By taking the time to be with myself this way, little by little it becomes the Way. The Way becomes my life, taking precedence over content—the events of the day, where I’ve been, and where I’m going. It relieves me of preoccupation and gives life back. To awaken onto this moment is to receive God’s gift—in the rendering of joy, love, peace on Earth prior to Heaven’s calling.
I step out for a walk, longing to share my love. Around the corner a stranger crosses my path where, through smiles of recognition, our love intersects, uplifting our spirits.
When we tap the wellspring, we come to life—blossoming with the love that has been there all along. This earthly journey is nothing if not a chance to express in the physical what is genuinely ours. In this way, we gather friends and family, including those encountered serendipitously, the light of which burns on.
Love is most gloriously fulfilled in closeness with God. God whispers what I need to know, while I withhold nothing. When I can’t seem to endure, God shows me how. God knows my strength and teaches me to use it. Through daily communion, I learn self-love.
I feel, God, you know what it means to be human, that you are not impassive, but walk this path with us—as Jesus taught. Through your Presence we become balanced, open-hearted, grounded in faith. In truth, we are comprised of thy substance.
In the midst of tenuous life, when we tap the wellspring we fulfill our humanity, before returning from whence we came.
To learn about my book, Freedom To Fall, click on “Morning Song Books” above—a true story about healing through love, after my son dies in a rock climbing accident.
Today I hear: Don’t make too much of circumstance. Allow it to be what it is without attaching importance. In that way I can access the eternal—the flow of experience connecting me with God.
I want to make the best of this time to cultivate a life that allows movement with grace. I want to fill life in many ways—not making life about any one way. I’d like to enter the stream, where experience serves a purpose.
Each day I can attend to a myriad of happenings, while acknowledging this very soul—an equalizer where all moments count, the giver of life, throwing out before me a daily course. Living this way takes the impetus off of what is going on and puts it where it belongs—on the gift itself, a shimmering passage inviting exploration.
There comes a time when you stop working on problems and simply follow, receiving life for the blessings and the lessons. The day comes when circumstance no longer dominates but is a contributor to the eternal aspect of our character in this brief encounter with Earth.
To read about my book, Freedom To Fall, the story of a young man who achieved the sense of the eternal through rock climbing, click on “Morning Song Books” above.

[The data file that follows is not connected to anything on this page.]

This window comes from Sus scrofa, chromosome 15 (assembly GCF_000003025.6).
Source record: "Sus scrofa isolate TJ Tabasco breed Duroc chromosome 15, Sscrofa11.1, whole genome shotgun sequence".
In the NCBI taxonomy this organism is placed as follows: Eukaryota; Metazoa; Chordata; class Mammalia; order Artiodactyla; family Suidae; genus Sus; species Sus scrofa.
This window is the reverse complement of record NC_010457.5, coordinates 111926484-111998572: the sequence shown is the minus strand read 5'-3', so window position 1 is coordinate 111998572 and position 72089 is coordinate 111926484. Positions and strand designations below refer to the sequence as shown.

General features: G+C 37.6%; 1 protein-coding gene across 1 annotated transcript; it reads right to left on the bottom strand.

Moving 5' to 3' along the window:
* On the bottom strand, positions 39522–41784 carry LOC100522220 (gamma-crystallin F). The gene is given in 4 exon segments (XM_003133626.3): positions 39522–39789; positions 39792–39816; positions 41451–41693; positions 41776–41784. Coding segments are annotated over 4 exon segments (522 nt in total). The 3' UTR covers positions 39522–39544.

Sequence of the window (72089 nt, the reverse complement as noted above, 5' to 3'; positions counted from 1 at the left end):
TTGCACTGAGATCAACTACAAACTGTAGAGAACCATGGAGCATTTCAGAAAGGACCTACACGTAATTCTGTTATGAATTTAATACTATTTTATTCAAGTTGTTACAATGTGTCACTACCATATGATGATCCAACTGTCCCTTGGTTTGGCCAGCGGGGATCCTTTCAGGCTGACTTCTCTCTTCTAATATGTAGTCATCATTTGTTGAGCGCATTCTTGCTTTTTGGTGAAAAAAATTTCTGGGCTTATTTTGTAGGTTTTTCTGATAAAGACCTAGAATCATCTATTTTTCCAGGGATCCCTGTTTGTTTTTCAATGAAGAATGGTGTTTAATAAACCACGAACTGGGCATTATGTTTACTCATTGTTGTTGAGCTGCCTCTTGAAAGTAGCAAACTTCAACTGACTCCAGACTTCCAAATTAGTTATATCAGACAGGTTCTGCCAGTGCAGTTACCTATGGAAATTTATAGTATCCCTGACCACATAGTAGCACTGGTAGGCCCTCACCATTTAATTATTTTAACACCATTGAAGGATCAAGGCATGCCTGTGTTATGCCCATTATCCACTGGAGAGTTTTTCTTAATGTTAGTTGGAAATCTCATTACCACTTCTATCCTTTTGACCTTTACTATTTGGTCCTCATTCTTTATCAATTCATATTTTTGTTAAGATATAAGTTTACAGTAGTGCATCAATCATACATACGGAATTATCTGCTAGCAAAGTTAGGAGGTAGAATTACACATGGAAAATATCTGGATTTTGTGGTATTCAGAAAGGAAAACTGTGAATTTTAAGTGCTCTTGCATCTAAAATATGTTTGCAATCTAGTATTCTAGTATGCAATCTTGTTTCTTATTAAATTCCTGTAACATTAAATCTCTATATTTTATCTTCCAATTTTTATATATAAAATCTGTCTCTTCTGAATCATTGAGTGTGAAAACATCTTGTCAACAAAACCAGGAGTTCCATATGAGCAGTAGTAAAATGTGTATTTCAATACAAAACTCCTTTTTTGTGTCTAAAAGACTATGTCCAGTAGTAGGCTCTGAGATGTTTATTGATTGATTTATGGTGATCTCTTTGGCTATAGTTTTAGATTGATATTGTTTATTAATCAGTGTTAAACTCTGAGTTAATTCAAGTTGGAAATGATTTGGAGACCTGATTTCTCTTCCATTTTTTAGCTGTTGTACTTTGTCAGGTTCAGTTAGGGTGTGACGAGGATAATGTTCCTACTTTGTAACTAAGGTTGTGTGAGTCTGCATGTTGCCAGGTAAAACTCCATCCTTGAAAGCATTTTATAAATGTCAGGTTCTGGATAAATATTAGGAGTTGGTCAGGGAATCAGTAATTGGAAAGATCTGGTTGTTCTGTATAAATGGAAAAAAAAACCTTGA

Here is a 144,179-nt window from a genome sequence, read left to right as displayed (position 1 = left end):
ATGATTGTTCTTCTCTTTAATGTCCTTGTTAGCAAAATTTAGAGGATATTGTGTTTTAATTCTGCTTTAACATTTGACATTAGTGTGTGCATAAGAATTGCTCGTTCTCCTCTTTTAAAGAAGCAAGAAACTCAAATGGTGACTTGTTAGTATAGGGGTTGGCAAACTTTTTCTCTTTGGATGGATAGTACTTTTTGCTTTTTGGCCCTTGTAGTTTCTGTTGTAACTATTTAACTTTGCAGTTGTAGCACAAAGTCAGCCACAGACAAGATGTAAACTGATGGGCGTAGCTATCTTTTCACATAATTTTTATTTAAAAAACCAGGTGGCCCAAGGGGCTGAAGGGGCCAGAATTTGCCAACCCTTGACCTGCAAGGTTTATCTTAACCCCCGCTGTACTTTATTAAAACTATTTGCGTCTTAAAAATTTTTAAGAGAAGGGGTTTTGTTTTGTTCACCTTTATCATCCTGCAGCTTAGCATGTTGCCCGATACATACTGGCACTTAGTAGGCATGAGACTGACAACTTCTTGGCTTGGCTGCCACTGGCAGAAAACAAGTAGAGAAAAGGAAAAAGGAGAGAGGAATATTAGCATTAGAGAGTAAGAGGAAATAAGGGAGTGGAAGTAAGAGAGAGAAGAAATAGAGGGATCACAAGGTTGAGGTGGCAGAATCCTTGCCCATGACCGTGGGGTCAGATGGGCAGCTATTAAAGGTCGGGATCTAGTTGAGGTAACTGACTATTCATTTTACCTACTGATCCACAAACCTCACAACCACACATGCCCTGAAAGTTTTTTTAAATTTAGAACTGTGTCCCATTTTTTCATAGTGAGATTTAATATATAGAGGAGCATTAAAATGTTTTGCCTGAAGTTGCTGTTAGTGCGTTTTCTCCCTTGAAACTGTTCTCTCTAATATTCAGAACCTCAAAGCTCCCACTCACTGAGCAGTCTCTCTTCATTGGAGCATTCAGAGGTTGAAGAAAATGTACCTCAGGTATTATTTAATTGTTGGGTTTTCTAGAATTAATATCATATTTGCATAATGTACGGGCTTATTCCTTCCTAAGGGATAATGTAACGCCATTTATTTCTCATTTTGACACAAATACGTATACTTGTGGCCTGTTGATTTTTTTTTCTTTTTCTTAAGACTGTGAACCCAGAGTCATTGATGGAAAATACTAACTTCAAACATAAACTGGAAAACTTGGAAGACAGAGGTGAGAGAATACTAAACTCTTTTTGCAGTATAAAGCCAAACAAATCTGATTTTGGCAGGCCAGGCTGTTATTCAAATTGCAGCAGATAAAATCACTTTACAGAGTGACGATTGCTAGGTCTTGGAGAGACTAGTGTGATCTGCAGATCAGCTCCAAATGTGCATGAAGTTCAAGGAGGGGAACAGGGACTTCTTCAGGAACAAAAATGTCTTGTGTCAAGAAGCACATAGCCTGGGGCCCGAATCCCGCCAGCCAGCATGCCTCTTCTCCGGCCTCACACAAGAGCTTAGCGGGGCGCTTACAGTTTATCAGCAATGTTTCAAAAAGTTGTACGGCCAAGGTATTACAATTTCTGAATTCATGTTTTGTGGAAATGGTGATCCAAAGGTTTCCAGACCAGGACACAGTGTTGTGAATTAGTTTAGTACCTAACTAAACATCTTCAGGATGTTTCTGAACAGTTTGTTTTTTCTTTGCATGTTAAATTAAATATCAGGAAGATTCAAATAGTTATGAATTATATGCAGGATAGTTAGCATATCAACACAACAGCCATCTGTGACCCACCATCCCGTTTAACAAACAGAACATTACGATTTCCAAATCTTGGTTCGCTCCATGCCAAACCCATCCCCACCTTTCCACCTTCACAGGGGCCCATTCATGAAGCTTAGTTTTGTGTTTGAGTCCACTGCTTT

It is possible to live in the clutches of the past. It is also possible to step away to view from a distance what once played a role. By the cool, impartial grace of Witness, I close one door and open another to a life on the brink of unfolding.
It would be possible to live the whole of life in places already visited, never realizing another design. But within this same space of inner life sits a farseeing essence—steadfast, serene, light-filled—ready to surround prior times with love, honoring them as building blocks to the present, and to move on.
Fetters of the past circle my field, and I pull away in witness, freeing myself from olden dreams. The path through yonder hills gleams in the sun. Not knowing where it leads, I am willing to follow.
When you have outgrown certain ways but can’t readily overcome, it is like being stuck on an incline, too wearied to step away, the next step out of reach.
All through life patterns that served earlier simply no longer serve. At times God puts unforeseen events in our paths to encourage a change of direction. Other times we simply ask for help. Or we decide to learn a skill or discipline, such as a craft, sport, or meditation—which calms the mind, bringing refreshment and clarity.
We are each handpicked for a mission that will allow the soul to grow. God waits patiently, nudging us forward, to take the steps that will free us from bondage. When I know what I want but lack resources or confidence, faint words come: Keep the faith.
The spiritual climb means returning time and again to the path towards fulfillment. Having a vision is an achievement, but the work remains. There is no worthier task, especially where the road is steep, uneven, uncertain—the places where we falter. With faith as an anchor, we become willing to take the risks that render new perspective and help turn life around.